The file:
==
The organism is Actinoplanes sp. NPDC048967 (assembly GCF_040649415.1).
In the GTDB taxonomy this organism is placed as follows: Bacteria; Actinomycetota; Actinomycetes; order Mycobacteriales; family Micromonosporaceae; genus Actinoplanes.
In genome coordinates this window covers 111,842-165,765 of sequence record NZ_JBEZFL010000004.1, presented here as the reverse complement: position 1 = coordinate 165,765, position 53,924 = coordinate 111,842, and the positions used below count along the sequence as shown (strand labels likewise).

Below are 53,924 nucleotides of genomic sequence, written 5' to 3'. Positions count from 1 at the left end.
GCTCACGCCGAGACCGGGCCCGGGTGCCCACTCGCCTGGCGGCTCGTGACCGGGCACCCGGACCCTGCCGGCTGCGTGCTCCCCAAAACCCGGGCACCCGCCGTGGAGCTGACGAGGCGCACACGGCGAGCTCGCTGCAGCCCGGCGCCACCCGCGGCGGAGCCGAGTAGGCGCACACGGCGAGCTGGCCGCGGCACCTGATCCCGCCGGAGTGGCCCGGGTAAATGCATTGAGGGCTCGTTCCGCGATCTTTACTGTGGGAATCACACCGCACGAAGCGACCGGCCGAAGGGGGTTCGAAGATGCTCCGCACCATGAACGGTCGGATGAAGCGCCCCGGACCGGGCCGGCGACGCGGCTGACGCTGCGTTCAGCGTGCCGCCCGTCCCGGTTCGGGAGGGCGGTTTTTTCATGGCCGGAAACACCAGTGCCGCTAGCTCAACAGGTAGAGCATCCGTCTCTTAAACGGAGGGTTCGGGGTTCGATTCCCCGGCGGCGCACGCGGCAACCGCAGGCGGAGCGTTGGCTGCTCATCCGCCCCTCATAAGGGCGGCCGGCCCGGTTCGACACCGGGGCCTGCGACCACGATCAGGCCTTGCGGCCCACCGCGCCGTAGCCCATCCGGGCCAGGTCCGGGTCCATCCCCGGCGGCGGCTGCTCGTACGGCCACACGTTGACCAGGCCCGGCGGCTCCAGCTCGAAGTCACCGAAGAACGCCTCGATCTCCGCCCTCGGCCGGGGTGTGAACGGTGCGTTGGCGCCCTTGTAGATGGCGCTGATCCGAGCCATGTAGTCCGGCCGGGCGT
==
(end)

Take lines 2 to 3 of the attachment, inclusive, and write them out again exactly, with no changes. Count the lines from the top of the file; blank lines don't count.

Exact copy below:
In the GTDB taxonomy this organism is placed as follows: Bacteria; Actinomycetota; Actinomycetes; order Mycobacteriales; family Micromonosporaceae; genus Actinoplanes.
In genome coordinates this window covers 111,842-165,765 of sequence record NZ_JBEZFL010000004.1, presented here as the reverse complement: position 1 = coordinate 165,765, position 53,924 = coordinate 111,842, and the positions used below count along the sequence as shown (strand labels likewise).